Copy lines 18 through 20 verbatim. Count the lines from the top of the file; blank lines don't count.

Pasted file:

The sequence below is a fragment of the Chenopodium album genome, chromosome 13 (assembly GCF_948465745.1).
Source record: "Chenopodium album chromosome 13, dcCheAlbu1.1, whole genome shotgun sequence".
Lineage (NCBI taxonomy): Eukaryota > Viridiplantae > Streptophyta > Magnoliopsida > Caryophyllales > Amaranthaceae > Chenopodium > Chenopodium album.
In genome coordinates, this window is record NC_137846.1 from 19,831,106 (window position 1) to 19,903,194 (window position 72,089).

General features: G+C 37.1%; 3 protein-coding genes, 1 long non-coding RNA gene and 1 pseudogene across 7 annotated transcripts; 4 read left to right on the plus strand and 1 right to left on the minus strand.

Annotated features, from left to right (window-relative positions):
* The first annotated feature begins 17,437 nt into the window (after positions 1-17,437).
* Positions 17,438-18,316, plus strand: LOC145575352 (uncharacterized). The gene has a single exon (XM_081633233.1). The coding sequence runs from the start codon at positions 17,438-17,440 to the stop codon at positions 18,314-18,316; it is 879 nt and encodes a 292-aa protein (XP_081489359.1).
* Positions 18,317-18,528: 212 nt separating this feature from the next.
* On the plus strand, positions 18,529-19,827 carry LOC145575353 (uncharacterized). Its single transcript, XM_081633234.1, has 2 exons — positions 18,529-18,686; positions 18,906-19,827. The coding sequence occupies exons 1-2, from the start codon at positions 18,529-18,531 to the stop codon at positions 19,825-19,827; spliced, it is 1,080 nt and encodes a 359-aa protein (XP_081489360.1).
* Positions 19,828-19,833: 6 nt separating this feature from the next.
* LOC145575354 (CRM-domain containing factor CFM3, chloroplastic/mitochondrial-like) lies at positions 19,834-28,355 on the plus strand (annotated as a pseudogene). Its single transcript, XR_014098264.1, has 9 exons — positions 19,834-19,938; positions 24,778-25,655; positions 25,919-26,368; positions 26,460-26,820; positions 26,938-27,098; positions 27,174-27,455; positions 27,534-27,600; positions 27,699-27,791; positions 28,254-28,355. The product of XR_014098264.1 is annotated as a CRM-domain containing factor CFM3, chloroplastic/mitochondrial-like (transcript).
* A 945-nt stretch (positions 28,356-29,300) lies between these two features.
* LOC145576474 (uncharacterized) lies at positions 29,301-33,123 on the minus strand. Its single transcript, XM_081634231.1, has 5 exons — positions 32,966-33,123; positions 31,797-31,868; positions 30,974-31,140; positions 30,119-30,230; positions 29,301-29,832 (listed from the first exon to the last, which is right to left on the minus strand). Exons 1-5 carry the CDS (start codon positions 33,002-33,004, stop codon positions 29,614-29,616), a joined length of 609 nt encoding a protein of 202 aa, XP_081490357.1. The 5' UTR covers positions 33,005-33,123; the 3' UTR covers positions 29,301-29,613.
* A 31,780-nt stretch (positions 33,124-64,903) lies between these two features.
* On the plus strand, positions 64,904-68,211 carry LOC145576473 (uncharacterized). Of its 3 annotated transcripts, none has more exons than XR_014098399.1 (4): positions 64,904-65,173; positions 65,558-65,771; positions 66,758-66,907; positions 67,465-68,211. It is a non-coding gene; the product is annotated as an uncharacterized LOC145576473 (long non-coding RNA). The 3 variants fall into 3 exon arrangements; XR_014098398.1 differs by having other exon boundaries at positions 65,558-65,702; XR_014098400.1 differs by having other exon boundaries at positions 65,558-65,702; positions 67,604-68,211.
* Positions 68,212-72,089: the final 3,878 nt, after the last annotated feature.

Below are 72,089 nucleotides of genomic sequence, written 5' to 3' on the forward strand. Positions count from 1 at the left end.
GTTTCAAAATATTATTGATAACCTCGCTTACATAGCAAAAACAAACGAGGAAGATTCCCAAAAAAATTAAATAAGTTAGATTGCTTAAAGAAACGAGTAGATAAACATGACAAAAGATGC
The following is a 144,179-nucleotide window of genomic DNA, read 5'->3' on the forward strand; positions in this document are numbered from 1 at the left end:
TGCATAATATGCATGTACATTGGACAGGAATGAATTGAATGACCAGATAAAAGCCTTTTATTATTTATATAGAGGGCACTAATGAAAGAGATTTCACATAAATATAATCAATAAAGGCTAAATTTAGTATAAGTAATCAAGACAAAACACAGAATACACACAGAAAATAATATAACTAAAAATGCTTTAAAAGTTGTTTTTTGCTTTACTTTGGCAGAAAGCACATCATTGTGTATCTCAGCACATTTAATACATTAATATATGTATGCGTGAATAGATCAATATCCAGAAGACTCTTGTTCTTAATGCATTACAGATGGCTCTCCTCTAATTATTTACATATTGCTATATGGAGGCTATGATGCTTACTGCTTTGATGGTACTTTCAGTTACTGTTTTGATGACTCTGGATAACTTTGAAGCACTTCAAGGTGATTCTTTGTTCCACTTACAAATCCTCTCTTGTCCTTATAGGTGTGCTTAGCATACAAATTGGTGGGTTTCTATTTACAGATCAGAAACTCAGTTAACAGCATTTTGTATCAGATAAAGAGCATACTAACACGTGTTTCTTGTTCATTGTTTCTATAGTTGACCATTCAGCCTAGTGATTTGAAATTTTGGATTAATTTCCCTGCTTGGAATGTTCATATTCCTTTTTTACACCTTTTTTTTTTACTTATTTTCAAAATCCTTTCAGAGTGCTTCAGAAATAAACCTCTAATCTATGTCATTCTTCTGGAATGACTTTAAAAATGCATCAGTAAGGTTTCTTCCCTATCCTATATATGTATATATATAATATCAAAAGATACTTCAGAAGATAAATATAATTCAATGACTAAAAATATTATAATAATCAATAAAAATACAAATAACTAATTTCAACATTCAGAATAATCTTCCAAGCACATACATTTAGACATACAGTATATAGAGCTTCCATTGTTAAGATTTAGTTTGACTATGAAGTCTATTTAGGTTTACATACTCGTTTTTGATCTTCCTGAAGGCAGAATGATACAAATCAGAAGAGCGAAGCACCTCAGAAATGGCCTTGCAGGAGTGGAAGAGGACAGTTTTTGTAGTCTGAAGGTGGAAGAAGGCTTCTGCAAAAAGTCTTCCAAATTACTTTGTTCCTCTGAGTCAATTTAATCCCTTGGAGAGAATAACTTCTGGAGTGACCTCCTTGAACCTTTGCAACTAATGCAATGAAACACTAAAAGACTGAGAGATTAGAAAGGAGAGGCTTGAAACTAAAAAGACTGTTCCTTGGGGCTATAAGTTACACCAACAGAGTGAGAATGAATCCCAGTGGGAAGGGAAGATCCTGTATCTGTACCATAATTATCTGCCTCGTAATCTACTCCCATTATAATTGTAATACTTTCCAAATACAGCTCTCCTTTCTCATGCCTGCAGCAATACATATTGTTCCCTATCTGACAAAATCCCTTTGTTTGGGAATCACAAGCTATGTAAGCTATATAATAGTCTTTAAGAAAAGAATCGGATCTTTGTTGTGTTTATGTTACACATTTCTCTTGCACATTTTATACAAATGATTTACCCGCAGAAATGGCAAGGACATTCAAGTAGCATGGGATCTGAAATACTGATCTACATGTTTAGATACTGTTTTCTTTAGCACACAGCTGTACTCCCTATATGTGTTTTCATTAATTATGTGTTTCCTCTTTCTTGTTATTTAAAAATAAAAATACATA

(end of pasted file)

Below are 72,089 nucleotides of genomic sequence, written 5' to 3' on the forward strand. Positions count from 1 at the left end.
GTTTCAAAATATTATTGATAACCTCGCTTACATAGCAAAAACAAACGAGGAAGATTCCCAAAAAAATTAAATAAGTTAGATTGCTTAAAGAAACGAGTAGATAAACATGACAAAAGATGC
The following is a 144,179-nucleotide window of genomic DNA, read 5'->3' on the forward strand; positions in this document are numbered from 1 at the left end: